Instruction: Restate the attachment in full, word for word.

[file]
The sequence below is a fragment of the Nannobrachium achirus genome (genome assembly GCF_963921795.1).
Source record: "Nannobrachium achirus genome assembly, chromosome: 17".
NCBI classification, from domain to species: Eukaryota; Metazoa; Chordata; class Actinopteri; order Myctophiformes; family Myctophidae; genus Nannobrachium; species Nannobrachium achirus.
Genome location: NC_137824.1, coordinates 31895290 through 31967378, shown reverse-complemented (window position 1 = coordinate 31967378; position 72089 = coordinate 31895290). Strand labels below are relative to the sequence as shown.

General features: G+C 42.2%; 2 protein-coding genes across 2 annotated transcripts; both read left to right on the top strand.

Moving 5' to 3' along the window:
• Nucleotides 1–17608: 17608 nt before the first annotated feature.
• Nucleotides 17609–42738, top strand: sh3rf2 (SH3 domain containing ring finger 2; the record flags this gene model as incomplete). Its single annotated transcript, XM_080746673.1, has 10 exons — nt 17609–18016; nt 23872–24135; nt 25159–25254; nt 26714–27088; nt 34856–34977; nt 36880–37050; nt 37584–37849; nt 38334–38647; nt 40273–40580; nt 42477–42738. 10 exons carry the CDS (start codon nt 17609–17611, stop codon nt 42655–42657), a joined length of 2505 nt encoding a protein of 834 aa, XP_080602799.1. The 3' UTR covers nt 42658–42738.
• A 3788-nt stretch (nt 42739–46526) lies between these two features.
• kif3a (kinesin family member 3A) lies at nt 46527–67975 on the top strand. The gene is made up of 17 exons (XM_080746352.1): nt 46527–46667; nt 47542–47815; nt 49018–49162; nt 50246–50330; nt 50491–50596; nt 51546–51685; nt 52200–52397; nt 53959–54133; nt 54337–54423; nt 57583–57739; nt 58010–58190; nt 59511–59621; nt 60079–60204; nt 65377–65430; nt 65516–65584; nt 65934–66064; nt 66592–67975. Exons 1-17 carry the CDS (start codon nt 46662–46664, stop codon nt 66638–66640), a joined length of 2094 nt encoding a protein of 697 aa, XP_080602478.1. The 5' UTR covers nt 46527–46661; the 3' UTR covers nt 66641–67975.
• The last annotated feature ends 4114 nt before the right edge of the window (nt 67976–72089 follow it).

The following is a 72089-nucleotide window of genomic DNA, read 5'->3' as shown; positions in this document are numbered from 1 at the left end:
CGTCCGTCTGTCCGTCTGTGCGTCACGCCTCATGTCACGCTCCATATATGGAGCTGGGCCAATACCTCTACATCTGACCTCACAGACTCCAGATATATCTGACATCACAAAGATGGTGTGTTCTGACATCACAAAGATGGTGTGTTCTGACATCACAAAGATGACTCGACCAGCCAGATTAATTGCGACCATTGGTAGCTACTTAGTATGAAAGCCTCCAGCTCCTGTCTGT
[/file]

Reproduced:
The sequence below is a fragment of the Nannobrachium achirus genome (genome assembly GCF_963921795.1).
Source record: "Nannobrachium achirus genome assembly, chromosome: 17".
NCBI classification, from domain to species: Eukaryota; Metazoa; Chordata; class Actinopteri; order Myctophiformes; family Myctophidae; genus Nannobrachium; species Nannobrachium achirus.
Genome location: NC_137824.1, coordinates 31895290 through 31967378, shown reverse-complemented (window position 1 = coordinate 31967378; position 72089 = coordinate 31895290). Strand labels below are relative to the sequence as shown.

General features: G+C 42.2%; 2 protein-coding genes across 2 annotated transcripts; both read left to right on the top strand.

Moving 5' to 3' along the window:
• Nucleotides 1–17608: 17608 nt before the first annotated feature.
• Nucleotides 17609–42738, top strand: sh3rf2 (SH3 domain containing ring finger 2; the record flags this gene model as incomplete). Its single annotated transcript, XM_080746673.1, has 10 exons — nt 17609–18016; nt 23872–24135; nt 25159–25254; nt 26714–27088; nt 34856–34977; nt 36880–37050; nt 37584–37849; nt 38334–38647; nt 40273–40580; nt 42477–42738. 10 exons carry the CDS (start codon nt 17609–17611, stop codon nt 42655–42657), a joined length of 2505 nt encoding a protein of 834 aa, XP_080602799.1. The 3' UTR covers nt 42658–42738.
• A 3788-nt stretch (nt 42739–46526) lies between these two features.
• kif3a (kinesin family member 3A) lies at nt 46527–67975 on the top strand. The gene is made up of 17 exons (XM_080746352.1): nt 46527–46667; nt 47542–47815; nt 49018–49162; nt 50246–50330; nt 50491–50596; nt 51546–51685; nt 52200–52397; nt 53959–54133; nt 54337–54423; nt 57583–57739; nt 58010–58190; nt 59511–59621; nt 60079–60204; nt 65377–65430; nt 65516–65584; nt 65934–66064; nt 66592–67975. Exons 1-17 carry the CDS (start codon nt 46662–46664, stop codon nt 66638–66640), a joined length of 2094 nt encoding a protein of 697 aa, XP_080602478.1. The 5' UTR covers nt 46527–46661; the 3' UTR covers nt 66641–67975.
• The last annotated feature ends 4114 nt before the right edge of the window (nt 67976–72089 follow it).

The following is a 72089-nucleotide window of genomic DNA, read 5'->3' as shown; positions in this document are numbered from 1 at the left end:
CGTCCGTCTGTCCGTCTGTGCGTCACGCCTCATGTCACGCTCCATATATGGAGCTGGGCCAATACCTCTACATCTGACCTCACAGACTCCAGATATATCTGACATCACAAAGATGGTGTGTTCTGACATCACAAAGATGGTGTGTTCTGACATCACAAAGATGACTCGACCAGCCAGATTAATTGCGACCATTGGTAGCTACTTAGTATGAAAGCCTCCAGCTCCTGTCTGT